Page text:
So while paying off debt vs investing often feels like you have to choose one or the other, the reality is that debt payoff can in itself be a kind of investment – in your future ability to generate even greater returns by freeing up cash flow for strategic investing long-term.
In short, don’t forget to think about the potential upside of the increased investing opportunities that come from having no more loans hanging over your head. Paying off debt fully could just be the first step toward maximizing your wealth building for the future.
Higher potential returns from investing
We’ve talked about the benefits of paying off debt, like guaranteed returns and more flexibility. But let’s be real—the main reason most people invest is for the potential to earn way more than the interest on their loans.
Over the long run, assets like stocks, real estate, and small business investments have historically shown much higher average returns compared to the rates on most types of consumer debt. We’re talking about potentially earning double or triple what you’d save in interest costs by paying off a loan.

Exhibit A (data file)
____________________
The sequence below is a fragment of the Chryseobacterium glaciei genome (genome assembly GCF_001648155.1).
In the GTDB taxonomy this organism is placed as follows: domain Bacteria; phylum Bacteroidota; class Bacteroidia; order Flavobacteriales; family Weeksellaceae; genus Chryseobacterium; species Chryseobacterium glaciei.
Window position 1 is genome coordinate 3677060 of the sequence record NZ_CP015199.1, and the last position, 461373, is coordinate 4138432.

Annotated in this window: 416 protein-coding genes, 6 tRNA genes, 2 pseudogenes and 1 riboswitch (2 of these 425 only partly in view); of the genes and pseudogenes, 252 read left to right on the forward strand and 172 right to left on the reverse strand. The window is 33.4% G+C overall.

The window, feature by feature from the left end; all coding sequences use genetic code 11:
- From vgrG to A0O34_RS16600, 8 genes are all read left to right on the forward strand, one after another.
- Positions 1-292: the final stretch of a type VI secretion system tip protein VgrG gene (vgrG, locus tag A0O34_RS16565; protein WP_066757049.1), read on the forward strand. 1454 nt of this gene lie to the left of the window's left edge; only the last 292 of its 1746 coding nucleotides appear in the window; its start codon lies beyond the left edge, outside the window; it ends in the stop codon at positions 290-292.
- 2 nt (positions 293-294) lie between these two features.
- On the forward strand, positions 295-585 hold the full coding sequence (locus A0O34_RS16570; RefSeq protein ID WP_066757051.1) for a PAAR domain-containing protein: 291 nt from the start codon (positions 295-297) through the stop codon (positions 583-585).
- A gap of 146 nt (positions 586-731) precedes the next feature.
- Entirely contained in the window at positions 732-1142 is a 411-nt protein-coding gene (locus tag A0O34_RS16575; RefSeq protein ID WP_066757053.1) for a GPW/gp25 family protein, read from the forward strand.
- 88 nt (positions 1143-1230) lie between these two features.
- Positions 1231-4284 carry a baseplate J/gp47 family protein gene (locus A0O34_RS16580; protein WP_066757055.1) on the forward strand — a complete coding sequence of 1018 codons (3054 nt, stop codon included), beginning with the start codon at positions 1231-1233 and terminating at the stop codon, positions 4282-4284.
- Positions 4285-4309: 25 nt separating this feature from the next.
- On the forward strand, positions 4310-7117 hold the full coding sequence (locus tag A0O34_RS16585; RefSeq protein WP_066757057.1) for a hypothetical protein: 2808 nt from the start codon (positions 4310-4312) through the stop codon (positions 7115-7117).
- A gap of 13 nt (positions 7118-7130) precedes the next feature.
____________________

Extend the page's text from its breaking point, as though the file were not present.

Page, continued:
Of course, investing comes with risks; there are no guarantees. But if you have a long time horizon of 10+ years, can stomach some short-term volatility, and make smart investment choices, there’s a good chance your returns will surpass what you’d save in debt payments.
And if the interest rates on your loans are under 5%, you’re likely better off investing instead and just paying the minimum on those debts. The potential returns from assets usually outweigh the costs of low-interest-rate loans.
So even though guaranteed returns from debt payoff sound nice, don’t discount the opportunity for significantly higher earnings potential that comes from parking your money in the right investments for the long haul. If you do it right, you could generate wealth that completely eclipses what you’d save by eliminating debt.